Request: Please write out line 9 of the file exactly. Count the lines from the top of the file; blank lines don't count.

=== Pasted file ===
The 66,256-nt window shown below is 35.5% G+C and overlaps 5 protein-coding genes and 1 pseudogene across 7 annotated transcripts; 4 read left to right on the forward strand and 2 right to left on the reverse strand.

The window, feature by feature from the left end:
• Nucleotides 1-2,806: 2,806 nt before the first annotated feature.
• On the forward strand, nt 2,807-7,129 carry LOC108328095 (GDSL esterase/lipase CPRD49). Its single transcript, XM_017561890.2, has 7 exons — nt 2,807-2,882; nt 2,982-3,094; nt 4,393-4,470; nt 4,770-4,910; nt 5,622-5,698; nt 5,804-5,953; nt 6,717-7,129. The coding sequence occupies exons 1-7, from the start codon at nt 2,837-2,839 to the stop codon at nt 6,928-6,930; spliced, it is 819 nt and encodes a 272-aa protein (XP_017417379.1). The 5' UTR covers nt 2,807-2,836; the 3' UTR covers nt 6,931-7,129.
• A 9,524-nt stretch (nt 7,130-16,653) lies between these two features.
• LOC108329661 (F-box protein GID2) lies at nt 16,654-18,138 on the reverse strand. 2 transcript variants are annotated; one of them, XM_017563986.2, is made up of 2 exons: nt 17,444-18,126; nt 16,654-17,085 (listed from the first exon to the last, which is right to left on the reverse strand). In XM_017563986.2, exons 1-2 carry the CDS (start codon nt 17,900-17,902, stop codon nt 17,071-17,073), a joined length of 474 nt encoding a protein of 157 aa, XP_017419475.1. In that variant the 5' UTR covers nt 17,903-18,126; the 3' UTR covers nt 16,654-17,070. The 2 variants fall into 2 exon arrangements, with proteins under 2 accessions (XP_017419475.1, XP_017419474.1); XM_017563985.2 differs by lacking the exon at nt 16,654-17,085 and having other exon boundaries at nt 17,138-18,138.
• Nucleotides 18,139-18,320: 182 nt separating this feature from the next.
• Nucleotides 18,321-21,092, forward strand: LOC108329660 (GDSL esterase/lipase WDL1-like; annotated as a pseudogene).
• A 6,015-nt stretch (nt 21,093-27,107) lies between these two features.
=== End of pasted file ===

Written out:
• A 6,015-nt stretch (nt 21,093-27,107) lies between these two features.